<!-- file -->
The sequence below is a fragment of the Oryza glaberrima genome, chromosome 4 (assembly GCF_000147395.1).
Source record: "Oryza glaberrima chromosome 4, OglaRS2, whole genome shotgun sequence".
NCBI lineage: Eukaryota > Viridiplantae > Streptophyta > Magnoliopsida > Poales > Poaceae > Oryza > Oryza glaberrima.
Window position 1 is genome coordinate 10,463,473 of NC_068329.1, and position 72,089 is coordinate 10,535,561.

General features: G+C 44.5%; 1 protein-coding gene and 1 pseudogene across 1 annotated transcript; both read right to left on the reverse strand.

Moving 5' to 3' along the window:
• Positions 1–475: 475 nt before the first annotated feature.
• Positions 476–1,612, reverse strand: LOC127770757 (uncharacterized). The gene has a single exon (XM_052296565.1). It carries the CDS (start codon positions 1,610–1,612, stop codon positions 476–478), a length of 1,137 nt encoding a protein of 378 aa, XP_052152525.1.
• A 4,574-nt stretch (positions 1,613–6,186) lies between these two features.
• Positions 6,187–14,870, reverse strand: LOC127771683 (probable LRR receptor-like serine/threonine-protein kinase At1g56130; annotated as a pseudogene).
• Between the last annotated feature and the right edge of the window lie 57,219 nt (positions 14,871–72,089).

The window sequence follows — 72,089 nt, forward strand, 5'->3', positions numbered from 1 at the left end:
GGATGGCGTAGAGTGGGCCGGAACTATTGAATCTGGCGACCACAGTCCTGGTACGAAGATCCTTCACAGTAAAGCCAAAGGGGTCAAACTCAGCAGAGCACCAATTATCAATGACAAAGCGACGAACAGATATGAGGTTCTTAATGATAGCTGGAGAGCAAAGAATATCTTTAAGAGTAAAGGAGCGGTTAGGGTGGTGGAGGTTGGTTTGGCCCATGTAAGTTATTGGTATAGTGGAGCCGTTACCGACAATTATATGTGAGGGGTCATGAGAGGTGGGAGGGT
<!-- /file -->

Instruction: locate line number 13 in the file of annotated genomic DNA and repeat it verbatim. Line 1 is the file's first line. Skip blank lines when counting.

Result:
GGATGGCGTAGAGTGGGCCGGAACTATTGAATCTGGCGACCACAGTCCTGGTACGAAGATCCTTCACAGTAAAGCCAAAGGGGTCAAACTCAGCAGAGCACCAATTATCAATGACAAAGCGACGAACAGATATGAGGTTCTTAATGATAGCTGGAGAGCAAAGAATATCTTTAAGAGTAAAGGAGCGGTTAGGGTGGTGGAGGTTGGTTTGGCCCATGTAAGTTATTGGTATAGTGGAGCCGTTACCGACAATTATATGTGAGGGGTCATGAGAGGTGGGAGGGT